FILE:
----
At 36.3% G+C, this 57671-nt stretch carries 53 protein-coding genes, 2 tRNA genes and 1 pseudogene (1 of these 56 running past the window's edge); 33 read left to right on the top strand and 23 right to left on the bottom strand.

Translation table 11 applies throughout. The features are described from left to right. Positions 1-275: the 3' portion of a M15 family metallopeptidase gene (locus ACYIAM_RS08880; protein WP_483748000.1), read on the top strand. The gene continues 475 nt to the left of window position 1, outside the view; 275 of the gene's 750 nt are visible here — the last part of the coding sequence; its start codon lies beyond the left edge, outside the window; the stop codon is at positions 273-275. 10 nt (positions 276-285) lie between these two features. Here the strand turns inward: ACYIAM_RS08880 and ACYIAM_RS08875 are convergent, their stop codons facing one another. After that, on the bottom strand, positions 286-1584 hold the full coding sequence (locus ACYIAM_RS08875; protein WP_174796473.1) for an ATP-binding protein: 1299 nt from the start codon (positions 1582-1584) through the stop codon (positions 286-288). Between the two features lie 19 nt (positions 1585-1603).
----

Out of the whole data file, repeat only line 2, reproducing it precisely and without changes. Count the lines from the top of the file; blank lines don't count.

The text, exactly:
Translation table 11 applies throughout. The features are described from left to right. Positions 1-275: the 3' portion of a M15 family metallopeptidase gene (locus ACYIAM_RS08880; protein WP_483748000.1), read on the top strand. The gene continues 475 nt to the left of window position 1, outside the view; 275 of the gene's 750 nt are visible here — the last part of the coding sequence; its start codon lies beyond the left edge, outside the window; the stop codon is at positions 273-275. 10 nt (positions 276-285) lie between these two features. Here the strand turns inward: ACYIAM_RS08880 and ACYIAM_RS08875 are convergent, their stop codons facing one another. After that, on the bottom strand, positions 286-1584 hold the full coding sequence (locus ACYIAM_RS08875; protein WP_174796473.1) for an ATP-binding protein: 1299 nt from the start codon (positions 1582-1584) through the stop codon (positions 286-288). Between the two features lie 19 nt (positions 1585-1603).